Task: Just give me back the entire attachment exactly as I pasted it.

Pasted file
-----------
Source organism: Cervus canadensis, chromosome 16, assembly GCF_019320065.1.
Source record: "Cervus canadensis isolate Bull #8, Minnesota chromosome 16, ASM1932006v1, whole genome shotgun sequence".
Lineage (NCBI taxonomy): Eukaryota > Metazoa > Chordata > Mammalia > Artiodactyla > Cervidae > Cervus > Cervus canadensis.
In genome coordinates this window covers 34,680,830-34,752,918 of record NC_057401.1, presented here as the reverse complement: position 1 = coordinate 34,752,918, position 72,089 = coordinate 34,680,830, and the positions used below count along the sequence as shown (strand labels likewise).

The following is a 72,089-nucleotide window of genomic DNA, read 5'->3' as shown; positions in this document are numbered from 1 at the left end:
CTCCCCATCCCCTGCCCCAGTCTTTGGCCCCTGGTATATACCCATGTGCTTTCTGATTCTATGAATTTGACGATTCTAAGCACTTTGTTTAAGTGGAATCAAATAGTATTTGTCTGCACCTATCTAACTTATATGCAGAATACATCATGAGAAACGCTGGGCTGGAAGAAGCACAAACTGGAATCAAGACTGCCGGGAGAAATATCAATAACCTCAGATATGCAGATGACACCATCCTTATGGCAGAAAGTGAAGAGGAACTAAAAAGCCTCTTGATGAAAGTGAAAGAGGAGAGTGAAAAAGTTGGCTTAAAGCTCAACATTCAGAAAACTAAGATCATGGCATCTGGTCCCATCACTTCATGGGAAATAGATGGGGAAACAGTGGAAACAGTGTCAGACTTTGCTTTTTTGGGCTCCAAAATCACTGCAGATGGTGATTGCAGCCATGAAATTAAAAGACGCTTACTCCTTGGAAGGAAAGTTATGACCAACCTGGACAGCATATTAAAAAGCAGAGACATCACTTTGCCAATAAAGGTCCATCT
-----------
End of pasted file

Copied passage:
Source organism: Cervus canadensis, chromosome 16, assembly GCF_019320065.1.
Source record: "Cervus canadensis isolate Bull #8, Minnesota chromosome 16, ASM1932006v1, whole genome shotgun sequence".
Lineage (NCBI taxonomy): Eukaryota > Metazoa > Chordata > Mammalia > Artiodactyla > Cervidae > Cervus > Cervus canadensis.
In genome coordinates this window covers 34,680,830-34,752,918 of record NC_057401.1, presented here as the reverse complement: position 1 = coordinate 34,752,918, position 72,089 = coordinate 34,680,830, and the positions used below count along the sequence as shown (strand labels likewise).

The following is a 72,089-nucleotide window of genomic DNA, read 5'->3' as shown; positions in this document are numbered from 1 at the left end:
CTCCCCATCCCCTGCCCCAGTCTTTGGCCCCTGGTATATACCCATGTGCTTTCTGATTCTATGAATTTGACGATTCTAAGCACTTTGTTTAAGTGGAATCAAATAGTATTTGTCTGCACCTATCTAACTTATATGCAGAATACATCATGAGAAACGCTGGGCTGGAAGAAGCACAAACTGGAATCAAGACTGCCGGGAGAAATATCAATAACCTCAGATATGCAGATGACACCATCCTTATGGCAGAAAGTGAAGAGGAACTAAAAAGCCTCTTGATGAAAGTGAAAGAGGAGAGTGAAAAAGTTGGCTTAAAGCTCAACATTCAGAAAACTAAGATCATGGCATCTGGTCCCATCACTTCATGGGAAATAGATGGGGAAACAGTGGAAACAGTGTCAGACTTTGCTTTTTTGGGCTCCAAAATCACTGCAGATGGTGATTGCAGCCATGAAATTAAAAGACGCTTACTCCTTGGAAGGAAAGTTATGACCAACCTGGACAGCATATTAAAAAGCAGAGACATCACTTTGCCAATAAAGGTCCATCT